My neighbor, Rodrigo Orozco, is growing something green and slimy in four big vats in his back yard. Because he is also raising 5,000 tarantulas (to outfox poachers) I wondered what sort of swamp creatures I might see crawling out of those vats, but Rodrigo assured me he was simply helping to reintroduce to Mexico a sort of food supplement used by the Aztecs and other Mesoamericans before the Conquista and known to them as Tecuitlatl, which, I hate to say, Rodrigo translates as “rock poop.”
Now, before you turn the page to another article, keep in mind that it was the indigenous peoples of Mexico who enjoyed the many benefits of amaranth and chía, two amazing superfoods that have only recently been rediscovered and made available commercially.
Well, here’s a third. It’s called Spirulina and although it looks like algae, it’s something even more primitive. “I will explain everything,” said Rodrigo Orozco as he sat me and my wife down on a bench under a tall oak behind his house.
“Spirulina,” he began, “is a cyanobacterium, one of the oldest living things that exist on the planet and because it’s able to do photosynthesis, it’s green in color. It also produces oxygen, but, curiously, can only live in a very alkaline environment. Thousands of years ago, people in Africa and Mexico noticed it. In Mexico, the Aztecs, especially the runners, consumed it regularly. They harvested it by sticking long poles into certain very alkaline lakes and coating the poles with thick Tecuitlatl. This goo they made into little flat cakes which they dried. These cakes were common food in those days and are described by Diaz del Castillo in his book, ‘The Discovery and Conquest of Mexico.’”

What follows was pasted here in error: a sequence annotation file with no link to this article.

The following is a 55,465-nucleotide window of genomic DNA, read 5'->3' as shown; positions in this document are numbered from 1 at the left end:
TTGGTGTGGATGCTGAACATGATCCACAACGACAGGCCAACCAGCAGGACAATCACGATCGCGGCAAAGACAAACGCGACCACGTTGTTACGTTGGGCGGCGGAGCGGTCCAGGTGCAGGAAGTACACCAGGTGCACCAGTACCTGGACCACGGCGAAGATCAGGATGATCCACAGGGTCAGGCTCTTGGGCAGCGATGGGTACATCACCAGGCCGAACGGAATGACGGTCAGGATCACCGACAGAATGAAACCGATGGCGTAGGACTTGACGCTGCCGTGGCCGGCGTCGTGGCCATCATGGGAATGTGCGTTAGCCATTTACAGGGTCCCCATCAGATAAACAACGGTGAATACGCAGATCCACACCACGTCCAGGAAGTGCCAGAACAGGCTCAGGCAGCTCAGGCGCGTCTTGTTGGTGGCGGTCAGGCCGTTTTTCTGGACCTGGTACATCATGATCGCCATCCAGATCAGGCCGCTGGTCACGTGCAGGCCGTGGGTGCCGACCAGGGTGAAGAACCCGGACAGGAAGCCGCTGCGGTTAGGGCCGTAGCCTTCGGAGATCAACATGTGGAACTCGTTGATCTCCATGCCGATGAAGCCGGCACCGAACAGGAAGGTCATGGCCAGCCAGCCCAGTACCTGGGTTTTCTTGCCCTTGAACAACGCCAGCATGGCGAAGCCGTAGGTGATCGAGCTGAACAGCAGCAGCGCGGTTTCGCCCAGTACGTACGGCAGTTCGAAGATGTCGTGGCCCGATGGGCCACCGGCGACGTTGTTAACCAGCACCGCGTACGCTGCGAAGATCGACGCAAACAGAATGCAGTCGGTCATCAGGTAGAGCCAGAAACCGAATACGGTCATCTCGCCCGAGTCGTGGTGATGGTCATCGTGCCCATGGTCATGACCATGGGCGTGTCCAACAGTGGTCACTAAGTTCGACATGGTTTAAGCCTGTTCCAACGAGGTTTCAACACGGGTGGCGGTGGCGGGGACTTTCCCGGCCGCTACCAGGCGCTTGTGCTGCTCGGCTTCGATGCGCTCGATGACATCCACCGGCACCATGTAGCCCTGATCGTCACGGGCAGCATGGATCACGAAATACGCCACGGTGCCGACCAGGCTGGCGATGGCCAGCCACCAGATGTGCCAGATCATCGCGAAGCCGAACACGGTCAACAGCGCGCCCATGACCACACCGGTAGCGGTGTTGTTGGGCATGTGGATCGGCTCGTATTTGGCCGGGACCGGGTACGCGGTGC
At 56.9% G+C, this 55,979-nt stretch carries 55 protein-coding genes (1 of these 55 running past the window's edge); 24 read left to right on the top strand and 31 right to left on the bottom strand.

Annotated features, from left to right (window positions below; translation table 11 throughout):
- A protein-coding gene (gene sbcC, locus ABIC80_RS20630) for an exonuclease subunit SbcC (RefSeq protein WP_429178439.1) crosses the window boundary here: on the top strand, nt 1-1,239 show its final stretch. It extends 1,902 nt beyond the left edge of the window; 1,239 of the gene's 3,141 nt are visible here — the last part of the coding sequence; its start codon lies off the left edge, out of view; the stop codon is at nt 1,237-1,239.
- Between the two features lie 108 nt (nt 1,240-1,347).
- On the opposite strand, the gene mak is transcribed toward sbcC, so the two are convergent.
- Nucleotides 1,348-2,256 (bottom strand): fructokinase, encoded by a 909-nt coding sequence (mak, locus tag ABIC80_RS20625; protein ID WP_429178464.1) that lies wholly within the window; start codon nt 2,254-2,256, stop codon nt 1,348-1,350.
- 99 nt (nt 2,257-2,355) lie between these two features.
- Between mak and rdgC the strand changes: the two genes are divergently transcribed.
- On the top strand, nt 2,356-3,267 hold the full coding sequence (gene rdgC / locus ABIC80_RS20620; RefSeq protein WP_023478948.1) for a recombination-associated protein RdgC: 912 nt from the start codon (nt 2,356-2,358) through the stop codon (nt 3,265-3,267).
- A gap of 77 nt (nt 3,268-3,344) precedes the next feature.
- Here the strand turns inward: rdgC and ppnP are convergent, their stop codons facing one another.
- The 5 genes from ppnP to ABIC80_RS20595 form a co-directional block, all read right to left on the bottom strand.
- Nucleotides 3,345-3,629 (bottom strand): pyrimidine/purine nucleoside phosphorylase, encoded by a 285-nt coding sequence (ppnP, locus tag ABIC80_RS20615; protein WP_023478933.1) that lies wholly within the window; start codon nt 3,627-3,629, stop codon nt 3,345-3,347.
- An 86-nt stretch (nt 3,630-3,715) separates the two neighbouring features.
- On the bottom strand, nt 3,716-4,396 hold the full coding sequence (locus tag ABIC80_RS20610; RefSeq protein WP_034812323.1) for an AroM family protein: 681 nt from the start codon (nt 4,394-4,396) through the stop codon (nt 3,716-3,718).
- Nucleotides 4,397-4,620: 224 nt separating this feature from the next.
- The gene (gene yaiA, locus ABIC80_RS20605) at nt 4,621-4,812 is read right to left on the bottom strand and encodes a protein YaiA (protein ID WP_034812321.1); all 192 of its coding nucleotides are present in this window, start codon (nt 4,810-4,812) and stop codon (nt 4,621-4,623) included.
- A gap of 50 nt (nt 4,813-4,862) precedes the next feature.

Orozco continued: “The Spaniards didn’t like the look of this blue-green slime and drained many of the alkaline lakes where Spirulina grows naturally. So, like many other good native Mexican customs, eating Tecuitlatl came to an end after the Conquista and was forgotten.”
Orozco went on to describe how a curious event brought Spirulina production back to Mexico centuries later. In the 1970’s, he said, when a company called Sosa Texcoco, the world’s biggest producer of sosa cáustica (caustic soda or lye), was working in the Lago de Texcoco, some employees complained to other colleagues in the business at an international convention that they that they were having problems separating the lye from a pesky green substance growing in the highly alkaline lake. Hearing this, a Japanese scientist looked at them and said, “You are fools! That green stuff is much more valuable than lye. It’s Arthrospira maxima, commonly called Spirulina.”
In the early 1970’s Sosa Texcoco gave birth to the company Spirulina Mexicana, which quickly ended up becoming the world’s largest producer of Spirulina. But the company was a co-operative and suffered from organizational and other problems and eventually went broke. “And that,” said Orozco with a wry look, “was the end of modern production of Spirulina in Mexico.” Today, he said, the biggest producers are in the United States, South America and Europe.